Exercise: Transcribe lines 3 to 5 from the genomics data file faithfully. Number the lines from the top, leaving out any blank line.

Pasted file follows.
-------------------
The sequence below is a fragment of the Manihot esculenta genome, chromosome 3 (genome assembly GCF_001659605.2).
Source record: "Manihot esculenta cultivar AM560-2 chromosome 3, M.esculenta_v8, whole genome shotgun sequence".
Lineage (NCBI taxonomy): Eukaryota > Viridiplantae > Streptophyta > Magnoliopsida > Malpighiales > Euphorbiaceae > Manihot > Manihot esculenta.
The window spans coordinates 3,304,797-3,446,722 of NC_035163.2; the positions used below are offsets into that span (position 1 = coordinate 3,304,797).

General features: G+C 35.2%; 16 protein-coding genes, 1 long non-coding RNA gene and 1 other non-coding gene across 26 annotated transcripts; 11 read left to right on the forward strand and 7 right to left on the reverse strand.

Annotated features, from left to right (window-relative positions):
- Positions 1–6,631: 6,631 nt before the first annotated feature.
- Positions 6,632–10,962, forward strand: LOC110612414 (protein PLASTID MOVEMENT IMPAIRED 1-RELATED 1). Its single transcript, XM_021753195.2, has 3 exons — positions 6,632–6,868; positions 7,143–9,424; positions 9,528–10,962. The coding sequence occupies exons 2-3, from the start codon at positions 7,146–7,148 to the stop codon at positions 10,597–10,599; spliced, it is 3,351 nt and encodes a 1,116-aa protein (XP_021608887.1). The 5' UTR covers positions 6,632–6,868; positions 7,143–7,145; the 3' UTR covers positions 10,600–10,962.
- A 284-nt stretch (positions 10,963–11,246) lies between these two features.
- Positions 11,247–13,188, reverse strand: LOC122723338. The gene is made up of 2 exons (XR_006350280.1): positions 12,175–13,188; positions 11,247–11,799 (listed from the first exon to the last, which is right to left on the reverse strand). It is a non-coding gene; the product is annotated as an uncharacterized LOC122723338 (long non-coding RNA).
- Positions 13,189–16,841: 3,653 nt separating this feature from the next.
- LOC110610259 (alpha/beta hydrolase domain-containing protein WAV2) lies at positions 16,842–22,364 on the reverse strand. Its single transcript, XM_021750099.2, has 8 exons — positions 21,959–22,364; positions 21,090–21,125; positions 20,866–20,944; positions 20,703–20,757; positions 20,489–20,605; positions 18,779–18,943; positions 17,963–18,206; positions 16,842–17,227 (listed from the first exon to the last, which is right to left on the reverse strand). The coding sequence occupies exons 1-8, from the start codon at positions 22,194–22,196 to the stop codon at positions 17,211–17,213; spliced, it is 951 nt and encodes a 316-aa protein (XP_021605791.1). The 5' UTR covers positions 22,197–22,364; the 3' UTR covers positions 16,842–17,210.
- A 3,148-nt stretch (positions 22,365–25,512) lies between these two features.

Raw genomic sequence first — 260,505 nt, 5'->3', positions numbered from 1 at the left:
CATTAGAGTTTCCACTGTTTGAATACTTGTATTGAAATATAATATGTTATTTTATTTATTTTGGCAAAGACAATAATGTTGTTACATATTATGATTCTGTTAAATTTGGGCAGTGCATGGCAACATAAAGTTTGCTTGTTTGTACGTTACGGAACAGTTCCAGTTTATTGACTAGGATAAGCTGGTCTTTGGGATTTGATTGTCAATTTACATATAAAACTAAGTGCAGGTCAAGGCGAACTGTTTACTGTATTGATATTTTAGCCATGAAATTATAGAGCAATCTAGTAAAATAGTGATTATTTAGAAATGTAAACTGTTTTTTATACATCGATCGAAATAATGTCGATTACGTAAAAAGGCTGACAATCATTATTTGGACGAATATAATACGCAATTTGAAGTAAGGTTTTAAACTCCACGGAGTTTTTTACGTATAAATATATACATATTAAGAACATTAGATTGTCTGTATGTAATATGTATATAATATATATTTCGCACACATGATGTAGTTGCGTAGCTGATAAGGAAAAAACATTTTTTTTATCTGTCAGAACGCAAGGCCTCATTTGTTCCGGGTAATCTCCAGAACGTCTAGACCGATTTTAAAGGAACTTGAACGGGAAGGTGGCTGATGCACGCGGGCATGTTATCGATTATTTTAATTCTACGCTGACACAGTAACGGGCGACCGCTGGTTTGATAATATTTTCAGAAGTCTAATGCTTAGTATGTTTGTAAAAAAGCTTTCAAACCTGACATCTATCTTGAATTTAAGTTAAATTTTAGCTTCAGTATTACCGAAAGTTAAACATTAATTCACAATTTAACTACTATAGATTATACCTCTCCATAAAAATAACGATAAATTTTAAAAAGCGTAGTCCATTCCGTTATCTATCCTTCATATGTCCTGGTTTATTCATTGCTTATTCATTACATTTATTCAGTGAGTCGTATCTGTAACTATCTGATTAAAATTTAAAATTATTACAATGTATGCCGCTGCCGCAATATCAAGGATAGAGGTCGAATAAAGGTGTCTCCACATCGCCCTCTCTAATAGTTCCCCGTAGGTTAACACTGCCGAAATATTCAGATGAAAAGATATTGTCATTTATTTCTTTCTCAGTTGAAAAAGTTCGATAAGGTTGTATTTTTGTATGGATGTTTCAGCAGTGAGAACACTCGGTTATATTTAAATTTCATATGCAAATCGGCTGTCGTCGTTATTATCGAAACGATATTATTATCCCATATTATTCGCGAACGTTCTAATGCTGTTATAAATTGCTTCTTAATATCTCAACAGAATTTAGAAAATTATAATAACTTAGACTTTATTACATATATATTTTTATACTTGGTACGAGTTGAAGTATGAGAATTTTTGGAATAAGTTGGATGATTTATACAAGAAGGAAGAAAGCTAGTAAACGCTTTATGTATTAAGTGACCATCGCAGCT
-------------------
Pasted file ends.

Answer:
Lineage (NCBI taxonomy): Eukaryota > Viridiplantae > Streptophyta > Magnoliopsida > Malpighiales > Euphorbiaceae > Manihot > Manihot esculenta.
The window spans coordinates 3,304,797-3,446,722 of NC_035163.2; the positions used below are offsets into that span (position 1 = coordinate 3,304,797).

General features: G+C 35.2%; 16 protein-coding genes, 1 long non-coding RNA gene and 1 other non-coding gene across 26 annotated transcripts; 11 read left to right on the forward strand and 7 right to left on the reverse strand.